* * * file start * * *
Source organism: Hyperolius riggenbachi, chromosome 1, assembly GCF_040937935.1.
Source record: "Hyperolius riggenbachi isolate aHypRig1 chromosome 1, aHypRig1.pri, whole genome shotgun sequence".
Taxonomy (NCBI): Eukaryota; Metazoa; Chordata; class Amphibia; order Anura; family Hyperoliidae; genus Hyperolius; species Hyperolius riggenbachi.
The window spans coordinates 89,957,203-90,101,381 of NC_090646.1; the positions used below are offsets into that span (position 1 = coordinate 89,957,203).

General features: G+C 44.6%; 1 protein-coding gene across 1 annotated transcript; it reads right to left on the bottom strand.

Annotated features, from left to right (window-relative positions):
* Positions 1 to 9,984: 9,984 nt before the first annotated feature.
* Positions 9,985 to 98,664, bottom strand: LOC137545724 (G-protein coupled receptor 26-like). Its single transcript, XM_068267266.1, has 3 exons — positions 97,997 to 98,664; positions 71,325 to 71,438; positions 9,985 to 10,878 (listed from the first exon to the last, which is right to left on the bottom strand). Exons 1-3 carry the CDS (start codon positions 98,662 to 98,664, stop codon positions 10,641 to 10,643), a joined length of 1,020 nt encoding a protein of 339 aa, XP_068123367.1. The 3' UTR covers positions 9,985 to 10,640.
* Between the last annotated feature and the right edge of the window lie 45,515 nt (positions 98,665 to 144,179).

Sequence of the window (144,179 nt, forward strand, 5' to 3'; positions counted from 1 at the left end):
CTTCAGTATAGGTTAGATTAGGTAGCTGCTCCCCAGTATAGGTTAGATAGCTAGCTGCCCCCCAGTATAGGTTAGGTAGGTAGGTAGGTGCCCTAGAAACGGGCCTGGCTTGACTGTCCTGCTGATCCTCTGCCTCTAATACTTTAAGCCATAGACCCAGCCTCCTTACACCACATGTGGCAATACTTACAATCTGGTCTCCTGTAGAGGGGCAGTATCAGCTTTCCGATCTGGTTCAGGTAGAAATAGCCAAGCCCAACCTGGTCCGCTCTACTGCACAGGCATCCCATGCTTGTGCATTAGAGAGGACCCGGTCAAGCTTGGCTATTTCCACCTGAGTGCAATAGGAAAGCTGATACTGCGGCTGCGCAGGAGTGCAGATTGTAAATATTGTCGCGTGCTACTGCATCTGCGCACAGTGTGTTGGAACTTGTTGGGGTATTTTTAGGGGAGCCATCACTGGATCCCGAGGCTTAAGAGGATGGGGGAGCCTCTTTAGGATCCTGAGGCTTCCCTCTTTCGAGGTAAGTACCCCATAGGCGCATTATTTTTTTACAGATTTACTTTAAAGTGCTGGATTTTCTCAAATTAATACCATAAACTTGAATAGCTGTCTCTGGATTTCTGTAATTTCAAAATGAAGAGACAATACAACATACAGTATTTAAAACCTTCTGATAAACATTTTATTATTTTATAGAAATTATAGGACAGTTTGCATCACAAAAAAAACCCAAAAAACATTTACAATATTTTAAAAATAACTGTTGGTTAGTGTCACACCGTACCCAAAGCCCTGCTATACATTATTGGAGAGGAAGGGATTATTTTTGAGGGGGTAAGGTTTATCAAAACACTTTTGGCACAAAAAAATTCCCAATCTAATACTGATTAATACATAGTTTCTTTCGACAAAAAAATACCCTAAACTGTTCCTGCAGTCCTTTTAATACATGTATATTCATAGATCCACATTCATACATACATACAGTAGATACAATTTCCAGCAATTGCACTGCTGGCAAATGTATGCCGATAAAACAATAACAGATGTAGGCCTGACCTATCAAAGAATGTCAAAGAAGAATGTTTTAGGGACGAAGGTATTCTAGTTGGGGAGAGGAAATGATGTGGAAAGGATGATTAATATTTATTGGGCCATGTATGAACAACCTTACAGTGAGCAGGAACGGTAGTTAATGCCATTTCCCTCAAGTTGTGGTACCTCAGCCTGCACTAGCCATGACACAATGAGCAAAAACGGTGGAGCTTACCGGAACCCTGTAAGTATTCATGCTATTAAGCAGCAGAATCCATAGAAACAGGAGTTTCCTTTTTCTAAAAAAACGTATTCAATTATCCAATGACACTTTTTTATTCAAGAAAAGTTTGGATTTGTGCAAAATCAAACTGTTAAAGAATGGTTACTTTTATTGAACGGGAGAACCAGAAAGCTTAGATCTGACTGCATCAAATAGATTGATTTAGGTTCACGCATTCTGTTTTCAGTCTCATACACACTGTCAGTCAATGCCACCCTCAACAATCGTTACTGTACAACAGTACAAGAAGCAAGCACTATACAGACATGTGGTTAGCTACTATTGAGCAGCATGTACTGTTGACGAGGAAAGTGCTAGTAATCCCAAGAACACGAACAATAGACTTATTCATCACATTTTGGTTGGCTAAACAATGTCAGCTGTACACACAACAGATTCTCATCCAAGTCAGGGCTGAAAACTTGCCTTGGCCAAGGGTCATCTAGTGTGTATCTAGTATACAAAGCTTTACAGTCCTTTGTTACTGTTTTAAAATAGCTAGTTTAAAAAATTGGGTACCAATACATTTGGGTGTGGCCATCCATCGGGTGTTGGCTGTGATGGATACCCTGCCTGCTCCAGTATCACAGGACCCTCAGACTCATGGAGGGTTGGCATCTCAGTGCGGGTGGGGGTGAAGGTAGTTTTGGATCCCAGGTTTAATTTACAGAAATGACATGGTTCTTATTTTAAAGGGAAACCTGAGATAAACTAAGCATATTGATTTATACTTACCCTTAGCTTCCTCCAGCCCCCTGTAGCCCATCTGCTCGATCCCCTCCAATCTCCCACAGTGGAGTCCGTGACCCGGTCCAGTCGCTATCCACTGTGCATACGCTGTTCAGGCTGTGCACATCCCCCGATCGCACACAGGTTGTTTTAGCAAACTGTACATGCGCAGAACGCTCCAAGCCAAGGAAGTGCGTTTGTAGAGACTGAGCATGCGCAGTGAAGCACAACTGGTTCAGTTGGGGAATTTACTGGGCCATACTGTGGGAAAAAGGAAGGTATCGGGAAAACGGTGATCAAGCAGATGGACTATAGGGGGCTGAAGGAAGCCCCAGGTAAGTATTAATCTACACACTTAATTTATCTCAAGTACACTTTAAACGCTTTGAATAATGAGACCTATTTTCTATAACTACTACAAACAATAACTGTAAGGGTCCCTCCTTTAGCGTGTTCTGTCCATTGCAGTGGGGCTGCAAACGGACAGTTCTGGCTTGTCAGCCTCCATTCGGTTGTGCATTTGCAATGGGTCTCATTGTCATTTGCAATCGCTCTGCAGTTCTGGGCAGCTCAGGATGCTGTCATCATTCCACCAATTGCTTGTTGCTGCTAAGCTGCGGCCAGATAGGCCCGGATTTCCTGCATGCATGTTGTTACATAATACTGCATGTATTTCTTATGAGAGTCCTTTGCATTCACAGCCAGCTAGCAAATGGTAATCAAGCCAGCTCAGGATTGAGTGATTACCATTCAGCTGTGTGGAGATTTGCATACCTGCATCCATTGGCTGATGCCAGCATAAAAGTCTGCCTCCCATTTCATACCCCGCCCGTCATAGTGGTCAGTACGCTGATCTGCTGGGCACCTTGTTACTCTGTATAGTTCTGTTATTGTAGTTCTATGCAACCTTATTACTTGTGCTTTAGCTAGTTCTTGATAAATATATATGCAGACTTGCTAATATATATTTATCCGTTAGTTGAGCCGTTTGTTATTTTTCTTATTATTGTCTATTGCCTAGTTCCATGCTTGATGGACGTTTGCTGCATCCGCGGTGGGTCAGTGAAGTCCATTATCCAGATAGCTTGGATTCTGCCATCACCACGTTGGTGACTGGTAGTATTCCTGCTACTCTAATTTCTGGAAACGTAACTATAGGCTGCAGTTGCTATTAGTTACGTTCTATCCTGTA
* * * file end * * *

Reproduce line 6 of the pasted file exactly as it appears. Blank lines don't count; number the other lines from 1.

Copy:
Annotated features, from left to right (window-relative positions):